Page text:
FRANKFORT, Ky. (Oct. 10, 2013) — While the federal government was shutting down at midnight on Oct.1, another important piece of federal policy – the U.S. Farm Bill – expired.
Congress has still not reached agreement on a new Farm Bill, which authorizes most spending under the USDA. But as the Kentucky Farm Bureau’s National Affairs and Political Education Director Joe Cain told the Interim Joint Committee on Agriculture on Wednesday, an agreement could be in the works.
Cain explained that although debate on a “continuing resolution,” or CR, to fund the federal government is the current hot topic on Capitol Hill, the U.S. House may be close to naming conferees to work with the Senate on agreeing to – and passing – a new Farm Bill by the end of the year. Farm Bill watchers hope those conferees will be announced by the end of this week or start of next week, he told the committee.
“Serious action” on a new Farm Bill may not be seen until December, depending on how debate proceeds on the CR this fall, said Cain. But he added that a conference agreement on a Farm Bill could result in the bill being attached to a “long term” CR in time.
“Now, unless it’s (FB) conferenced, that won’t happen, but that’s an outside possibility,” he said.
The major difference between the House and Senate Farm Bill proposals at present is federal nutrition benefits and assistance, Cain explained. He said the Senate has proposed reducing SNAP by $4 billion over 10 years while the House has proposed nearly $40 billion in reductions over the same period. “So, how they come to an agreement that would be able to pass a conference report is going to be of interest,” he said.
Other issues of interest in the Farm Bill debate is whether payments on acres under commodity title will be linked to base acres as proposed by the Senate or planted acres as proposed by the House, and the matter of parity, which Cain said determines what the price of milk supports would be. Additionally, the lapse of the Farm Bill has resulted in the expiration of dairy safety net programs under what is called the Milk Income Loss Contract, or MILC.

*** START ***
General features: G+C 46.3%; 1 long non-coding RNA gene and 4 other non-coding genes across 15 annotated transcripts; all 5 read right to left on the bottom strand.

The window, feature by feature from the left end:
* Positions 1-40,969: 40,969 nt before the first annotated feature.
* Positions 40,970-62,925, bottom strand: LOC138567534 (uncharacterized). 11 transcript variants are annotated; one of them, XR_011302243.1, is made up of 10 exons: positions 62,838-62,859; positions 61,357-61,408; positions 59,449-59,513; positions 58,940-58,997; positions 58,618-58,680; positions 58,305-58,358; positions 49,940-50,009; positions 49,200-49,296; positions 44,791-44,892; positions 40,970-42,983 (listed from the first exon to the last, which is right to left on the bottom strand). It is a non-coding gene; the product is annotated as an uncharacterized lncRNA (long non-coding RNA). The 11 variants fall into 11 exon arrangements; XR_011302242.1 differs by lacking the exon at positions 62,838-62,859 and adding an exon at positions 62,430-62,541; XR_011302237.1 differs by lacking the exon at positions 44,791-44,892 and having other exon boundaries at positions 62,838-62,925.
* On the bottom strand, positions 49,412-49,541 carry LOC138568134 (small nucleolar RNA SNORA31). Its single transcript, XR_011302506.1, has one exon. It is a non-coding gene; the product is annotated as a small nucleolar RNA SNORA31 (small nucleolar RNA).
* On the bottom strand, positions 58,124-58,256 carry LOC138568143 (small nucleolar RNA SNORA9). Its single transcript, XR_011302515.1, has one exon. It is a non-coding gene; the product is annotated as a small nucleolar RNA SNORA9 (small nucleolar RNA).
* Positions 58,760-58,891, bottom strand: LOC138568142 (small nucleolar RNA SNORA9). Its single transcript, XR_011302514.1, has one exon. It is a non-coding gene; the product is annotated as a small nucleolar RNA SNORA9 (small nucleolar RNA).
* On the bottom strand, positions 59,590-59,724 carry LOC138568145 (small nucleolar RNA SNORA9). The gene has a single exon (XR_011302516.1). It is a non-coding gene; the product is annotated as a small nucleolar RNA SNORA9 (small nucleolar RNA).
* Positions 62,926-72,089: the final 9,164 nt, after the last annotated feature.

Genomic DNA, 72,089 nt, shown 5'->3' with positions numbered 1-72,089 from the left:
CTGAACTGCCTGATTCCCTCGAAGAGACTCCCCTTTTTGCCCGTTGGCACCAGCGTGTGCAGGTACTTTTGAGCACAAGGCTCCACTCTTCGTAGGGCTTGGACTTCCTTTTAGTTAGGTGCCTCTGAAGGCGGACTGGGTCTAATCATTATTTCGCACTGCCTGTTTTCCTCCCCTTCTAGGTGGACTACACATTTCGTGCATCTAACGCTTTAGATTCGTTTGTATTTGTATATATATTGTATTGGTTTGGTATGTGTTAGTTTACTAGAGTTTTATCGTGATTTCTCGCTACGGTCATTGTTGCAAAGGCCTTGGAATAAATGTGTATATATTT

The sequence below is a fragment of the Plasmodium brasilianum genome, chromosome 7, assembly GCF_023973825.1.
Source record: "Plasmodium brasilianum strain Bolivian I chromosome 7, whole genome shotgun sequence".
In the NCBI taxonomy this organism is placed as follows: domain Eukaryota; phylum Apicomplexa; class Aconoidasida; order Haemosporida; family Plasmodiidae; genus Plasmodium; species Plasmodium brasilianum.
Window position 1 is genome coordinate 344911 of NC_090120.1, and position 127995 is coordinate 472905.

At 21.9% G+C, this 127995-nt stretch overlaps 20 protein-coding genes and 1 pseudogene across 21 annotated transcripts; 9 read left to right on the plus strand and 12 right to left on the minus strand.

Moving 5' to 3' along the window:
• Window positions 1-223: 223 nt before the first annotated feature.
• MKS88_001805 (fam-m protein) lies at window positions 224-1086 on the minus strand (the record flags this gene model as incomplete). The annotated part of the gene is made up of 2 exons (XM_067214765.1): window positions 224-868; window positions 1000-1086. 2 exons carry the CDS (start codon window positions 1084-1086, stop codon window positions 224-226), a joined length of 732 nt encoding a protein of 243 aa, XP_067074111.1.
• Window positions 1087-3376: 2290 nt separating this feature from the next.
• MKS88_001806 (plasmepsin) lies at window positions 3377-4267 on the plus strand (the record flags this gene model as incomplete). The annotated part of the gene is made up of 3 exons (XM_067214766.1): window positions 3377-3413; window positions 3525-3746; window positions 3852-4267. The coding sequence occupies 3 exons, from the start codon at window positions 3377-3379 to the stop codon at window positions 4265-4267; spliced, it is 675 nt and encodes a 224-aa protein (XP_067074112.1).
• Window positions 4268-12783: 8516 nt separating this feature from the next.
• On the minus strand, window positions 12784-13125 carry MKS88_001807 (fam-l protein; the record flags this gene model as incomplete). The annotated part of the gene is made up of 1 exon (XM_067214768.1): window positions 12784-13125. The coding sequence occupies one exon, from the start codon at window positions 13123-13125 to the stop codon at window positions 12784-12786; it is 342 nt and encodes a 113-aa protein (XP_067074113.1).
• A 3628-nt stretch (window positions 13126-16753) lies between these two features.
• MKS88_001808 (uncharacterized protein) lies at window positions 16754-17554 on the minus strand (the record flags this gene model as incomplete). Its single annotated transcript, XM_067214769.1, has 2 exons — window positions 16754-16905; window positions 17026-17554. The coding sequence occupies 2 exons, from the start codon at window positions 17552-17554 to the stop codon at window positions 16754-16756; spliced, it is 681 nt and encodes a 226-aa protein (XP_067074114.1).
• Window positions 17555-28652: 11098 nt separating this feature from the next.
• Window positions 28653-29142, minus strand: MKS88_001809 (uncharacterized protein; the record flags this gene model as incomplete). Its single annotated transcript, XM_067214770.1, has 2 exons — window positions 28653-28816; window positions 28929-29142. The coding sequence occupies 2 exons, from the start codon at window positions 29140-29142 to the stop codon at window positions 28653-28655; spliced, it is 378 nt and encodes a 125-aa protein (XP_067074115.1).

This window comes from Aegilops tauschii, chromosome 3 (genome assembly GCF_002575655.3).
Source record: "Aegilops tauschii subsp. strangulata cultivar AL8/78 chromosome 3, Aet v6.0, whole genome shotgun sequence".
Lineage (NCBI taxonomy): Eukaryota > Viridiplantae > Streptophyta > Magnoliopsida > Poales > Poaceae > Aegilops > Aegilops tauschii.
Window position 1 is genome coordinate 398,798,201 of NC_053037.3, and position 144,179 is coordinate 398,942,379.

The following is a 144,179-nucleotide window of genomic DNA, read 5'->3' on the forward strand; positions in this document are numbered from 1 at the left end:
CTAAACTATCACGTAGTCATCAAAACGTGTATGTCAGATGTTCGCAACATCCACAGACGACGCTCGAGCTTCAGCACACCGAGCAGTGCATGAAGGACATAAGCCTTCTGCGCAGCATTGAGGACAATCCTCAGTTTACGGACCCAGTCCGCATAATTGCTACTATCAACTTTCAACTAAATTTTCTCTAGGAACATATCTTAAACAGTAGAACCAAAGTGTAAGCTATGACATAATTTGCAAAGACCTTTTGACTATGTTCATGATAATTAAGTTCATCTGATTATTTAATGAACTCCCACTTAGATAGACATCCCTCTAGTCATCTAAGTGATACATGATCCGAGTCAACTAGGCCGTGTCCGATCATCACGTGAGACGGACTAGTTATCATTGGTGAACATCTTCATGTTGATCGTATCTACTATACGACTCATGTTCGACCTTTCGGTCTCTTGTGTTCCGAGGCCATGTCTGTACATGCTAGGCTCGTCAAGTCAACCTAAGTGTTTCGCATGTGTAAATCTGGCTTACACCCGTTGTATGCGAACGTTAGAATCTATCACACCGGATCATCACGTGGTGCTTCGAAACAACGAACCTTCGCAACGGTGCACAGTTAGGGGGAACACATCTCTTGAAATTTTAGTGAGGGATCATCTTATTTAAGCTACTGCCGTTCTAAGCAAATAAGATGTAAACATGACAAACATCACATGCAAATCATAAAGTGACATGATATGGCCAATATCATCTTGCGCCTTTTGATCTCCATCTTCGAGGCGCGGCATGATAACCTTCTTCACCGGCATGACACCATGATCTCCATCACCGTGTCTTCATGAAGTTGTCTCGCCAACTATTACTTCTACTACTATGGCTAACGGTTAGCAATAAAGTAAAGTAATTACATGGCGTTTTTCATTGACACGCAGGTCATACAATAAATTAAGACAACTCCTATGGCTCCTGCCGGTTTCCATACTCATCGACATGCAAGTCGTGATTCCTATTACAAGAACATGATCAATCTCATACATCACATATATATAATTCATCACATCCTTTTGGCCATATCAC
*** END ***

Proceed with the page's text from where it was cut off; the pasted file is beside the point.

House Agriculture Committee Chairman Rep. Tom McKee, D-Cynthiana, asked Cain what would happen to the price of milk by Jan. 1, 2014 if nothing is done by Congress. While the effect would not be immediate, Cain said the price of a gallon at the grocery could “easily” rise to $5-$6 a gallon as milk supports rise to $40 per hundredweight (cwt.) from the current $18 per hundredweight range. The public would probably see the price of milk increase in February or March after the USDA finishes calculating “a totally new approach,” said Cain.
“The dairy industry right now is probably the one that is most in question right now,” Cain said.
Senate Agriculture Committee Chairman Sen. Paul Hornback, R-Shelbyville, said another major concern is the effect of the shutdown on farmers financing through the U.S. Farm Service Agency who are now in process of harvesting their crops. Because of the shutdown, those farmers cannot get their FSA checks endorsed as required at local FSA offices, said Hornback.
“That is one of the major concerns—just so we don’t forget that,” he added.
Ultimately, Cain said he believes a Farm Bill could be passed “fairly quickly” if the House and Senate Farm Bill conferees meet and agree, adding that “95 percent of the Farm Bill language is fairly easily conferenced. There’s not a whole lot of disagreement”, except on key sticking points he mentioned.